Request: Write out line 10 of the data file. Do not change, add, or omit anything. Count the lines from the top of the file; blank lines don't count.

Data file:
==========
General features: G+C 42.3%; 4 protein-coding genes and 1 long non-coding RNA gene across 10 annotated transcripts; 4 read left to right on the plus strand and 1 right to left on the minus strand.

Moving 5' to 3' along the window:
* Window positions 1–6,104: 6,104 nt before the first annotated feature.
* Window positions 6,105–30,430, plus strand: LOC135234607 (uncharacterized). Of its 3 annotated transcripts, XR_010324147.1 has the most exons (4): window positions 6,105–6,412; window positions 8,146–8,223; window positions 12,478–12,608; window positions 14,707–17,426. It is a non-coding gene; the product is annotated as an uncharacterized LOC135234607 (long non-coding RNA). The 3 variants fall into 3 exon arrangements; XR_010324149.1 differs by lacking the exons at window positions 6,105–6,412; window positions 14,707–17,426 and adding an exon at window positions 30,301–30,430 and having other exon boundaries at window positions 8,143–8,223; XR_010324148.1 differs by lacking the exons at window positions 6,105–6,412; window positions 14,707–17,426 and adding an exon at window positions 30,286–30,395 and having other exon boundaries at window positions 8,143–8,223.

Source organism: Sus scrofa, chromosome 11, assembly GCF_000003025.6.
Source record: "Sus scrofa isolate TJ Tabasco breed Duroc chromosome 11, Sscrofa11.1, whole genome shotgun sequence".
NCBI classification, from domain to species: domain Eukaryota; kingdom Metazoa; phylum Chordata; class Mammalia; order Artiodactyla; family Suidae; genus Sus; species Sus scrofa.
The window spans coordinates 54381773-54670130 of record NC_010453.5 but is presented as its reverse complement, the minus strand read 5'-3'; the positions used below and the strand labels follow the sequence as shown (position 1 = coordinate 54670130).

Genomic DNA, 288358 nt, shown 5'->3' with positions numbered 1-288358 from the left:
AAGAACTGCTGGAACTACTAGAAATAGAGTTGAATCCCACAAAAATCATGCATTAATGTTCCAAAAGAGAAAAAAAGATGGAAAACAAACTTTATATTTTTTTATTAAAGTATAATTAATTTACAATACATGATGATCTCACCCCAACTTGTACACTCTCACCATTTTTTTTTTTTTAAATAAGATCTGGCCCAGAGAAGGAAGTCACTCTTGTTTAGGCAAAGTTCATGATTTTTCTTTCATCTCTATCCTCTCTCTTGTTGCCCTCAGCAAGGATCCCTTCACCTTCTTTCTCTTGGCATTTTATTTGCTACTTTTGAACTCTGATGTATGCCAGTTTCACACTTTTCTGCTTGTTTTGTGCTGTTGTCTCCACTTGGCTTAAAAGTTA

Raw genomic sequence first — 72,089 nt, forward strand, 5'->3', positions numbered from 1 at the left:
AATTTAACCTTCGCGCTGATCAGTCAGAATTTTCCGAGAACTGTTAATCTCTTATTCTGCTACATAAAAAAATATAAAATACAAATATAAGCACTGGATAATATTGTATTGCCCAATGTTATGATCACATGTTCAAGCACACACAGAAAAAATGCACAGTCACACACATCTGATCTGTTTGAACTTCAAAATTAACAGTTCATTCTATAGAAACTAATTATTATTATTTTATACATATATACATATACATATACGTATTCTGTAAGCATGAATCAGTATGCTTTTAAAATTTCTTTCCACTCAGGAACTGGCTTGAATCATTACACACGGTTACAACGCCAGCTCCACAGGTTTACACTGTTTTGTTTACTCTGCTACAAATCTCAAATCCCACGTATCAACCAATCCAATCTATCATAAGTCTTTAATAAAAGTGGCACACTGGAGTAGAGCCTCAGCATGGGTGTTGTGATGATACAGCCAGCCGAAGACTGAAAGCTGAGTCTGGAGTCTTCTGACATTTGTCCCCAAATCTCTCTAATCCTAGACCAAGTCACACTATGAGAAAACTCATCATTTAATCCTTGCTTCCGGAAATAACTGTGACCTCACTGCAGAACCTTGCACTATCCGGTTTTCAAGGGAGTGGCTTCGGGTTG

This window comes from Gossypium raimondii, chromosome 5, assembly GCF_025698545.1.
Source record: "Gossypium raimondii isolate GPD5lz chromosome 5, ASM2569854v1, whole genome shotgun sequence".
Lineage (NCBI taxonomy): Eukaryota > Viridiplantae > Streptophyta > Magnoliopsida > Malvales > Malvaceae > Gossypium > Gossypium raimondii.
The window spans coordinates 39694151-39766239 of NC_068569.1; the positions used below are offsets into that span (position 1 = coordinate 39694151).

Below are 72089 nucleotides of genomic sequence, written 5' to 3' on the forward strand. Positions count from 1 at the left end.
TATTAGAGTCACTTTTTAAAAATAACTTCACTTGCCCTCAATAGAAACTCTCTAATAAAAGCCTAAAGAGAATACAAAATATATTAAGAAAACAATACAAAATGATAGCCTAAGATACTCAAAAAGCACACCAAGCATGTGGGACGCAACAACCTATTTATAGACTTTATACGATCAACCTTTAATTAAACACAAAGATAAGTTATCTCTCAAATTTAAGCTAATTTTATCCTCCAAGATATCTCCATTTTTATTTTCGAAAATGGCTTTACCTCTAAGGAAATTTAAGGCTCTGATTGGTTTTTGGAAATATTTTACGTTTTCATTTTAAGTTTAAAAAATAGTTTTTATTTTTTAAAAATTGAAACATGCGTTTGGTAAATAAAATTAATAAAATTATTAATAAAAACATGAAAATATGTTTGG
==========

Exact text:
AAGAACTGCTGGAACTACTAGAAATAGAGTTGAATCCCACAAAAATCATGCATTAATGTTCCAAAAGAGAAAAAAAGATGGAAAACAAACTTTATATTTTTTTATTAAAGTATAATTAATTTACAATACATGATGATCTCACCCCAACTTGTACACTCTCACCATTTTTTTTTTTTTAAATAAGATCTGGCCCAGAGAAGGAAGTCACTCTTGTTTAGGCAAAGTTCATGATTTTTCTTTCATCTCTATCCTCTCTCTTGTTGCCCTCAGCAAGGATCCCTTCACCTTCTTTCTCTTGGCATTTTATTTGCTACTTTTGAACTCTGATGTATGCCAGTTTCACACTTTTCTGCTTGTTTTGTGCTGTTGTCTCCACTTGGCTTAAAAGTTA